If you wanted to apply, it was quite simple. You first needed to come by and make some quite “appropriate” purchases at the deli. Located at the epicentre of Jewish communal life, Bondi Junction. That was the usual way but there were others. It was the best, because you could choose your time of arrival and you had, only very slightly, the upper hand. After all, the customer is always right. So he stood there at the counter, the widower or the bachelor and made his move while we, the selection panel, made up of Mamie, pronounced in the French way, and her two boys were able to get a preview of what may be coming up. The impressive ones were the big buyers. Those who wouldn’t care about the quantity or quality of their purchases. The imported goods were major choices; French biscuits, Belgian chocolates, Polish cucumbers; in fact anything with an exotic imported label or the rarest cheeses and smallgoods indicating refinement and taste. There were the good looking ones, not very numerous, and the not so good looking ones, more numerous. There were the smart ones, and the dumb ones; no amount of wealth or smoked salami buying was going to get over that liability. They became the butt of our jokes, the dumb ones; how could they even think of obtaining approval with comments like that.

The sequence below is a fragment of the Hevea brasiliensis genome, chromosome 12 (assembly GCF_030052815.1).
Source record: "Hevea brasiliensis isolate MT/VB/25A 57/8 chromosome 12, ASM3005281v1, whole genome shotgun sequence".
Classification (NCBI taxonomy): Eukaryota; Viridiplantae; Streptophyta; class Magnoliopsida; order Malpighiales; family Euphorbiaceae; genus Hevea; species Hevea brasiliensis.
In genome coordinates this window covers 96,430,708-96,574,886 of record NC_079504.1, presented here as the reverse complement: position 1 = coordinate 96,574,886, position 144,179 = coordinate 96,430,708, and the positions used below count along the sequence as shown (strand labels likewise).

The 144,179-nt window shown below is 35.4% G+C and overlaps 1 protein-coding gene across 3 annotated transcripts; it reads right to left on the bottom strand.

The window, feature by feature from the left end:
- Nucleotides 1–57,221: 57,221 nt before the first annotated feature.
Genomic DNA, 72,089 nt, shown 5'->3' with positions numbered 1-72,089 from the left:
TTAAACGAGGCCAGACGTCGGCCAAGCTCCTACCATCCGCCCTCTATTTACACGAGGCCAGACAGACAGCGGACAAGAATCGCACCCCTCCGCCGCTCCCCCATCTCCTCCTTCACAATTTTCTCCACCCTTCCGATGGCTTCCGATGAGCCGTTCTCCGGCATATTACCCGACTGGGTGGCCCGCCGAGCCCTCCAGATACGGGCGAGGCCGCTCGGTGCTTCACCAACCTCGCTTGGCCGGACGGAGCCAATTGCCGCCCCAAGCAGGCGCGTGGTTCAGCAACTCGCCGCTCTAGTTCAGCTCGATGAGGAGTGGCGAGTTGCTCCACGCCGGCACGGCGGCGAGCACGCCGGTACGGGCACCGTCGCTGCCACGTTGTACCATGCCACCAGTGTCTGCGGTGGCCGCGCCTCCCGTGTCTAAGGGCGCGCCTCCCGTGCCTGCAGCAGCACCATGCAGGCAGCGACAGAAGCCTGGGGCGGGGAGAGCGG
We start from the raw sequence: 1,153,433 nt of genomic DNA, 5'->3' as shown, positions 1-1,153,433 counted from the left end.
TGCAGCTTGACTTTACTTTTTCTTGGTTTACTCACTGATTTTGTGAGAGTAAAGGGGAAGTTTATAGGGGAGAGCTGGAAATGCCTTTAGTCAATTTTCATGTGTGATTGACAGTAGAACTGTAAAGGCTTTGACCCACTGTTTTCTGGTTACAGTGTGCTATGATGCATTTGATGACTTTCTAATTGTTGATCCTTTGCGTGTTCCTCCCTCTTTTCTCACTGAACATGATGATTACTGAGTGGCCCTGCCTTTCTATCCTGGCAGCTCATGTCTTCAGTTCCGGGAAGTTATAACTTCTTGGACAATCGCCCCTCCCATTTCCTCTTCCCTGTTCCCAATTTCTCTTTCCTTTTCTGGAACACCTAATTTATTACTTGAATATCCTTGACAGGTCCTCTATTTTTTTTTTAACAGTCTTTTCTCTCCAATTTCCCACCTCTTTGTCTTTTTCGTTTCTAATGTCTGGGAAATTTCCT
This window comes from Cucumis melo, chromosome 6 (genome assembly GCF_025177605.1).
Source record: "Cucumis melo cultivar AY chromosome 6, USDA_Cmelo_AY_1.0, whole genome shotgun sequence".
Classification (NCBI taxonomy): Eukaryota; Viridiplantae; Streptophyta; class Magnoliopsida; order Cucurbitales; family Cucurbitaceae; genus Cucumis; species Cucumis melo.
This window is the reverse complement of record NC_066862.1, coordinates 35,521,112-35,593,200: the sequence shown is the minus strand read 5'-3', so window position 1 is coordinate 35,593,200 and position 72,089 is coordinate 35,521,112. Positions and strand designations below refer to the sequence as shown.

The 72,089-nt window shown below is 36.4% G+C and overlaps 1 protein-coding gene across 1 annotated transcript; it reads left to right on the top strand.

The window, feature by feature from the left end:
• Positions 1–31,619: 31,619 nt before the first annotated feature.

The best buy of all, if only he knew, was the gefilte fish, home made by Mamie and in a class of its own. Not too sweet, just the right texture, great colour and the aspic just sat there, like an ice rink perfect and glistening, adorned with a fresh vermilion carrot slice just to complete the colour composition.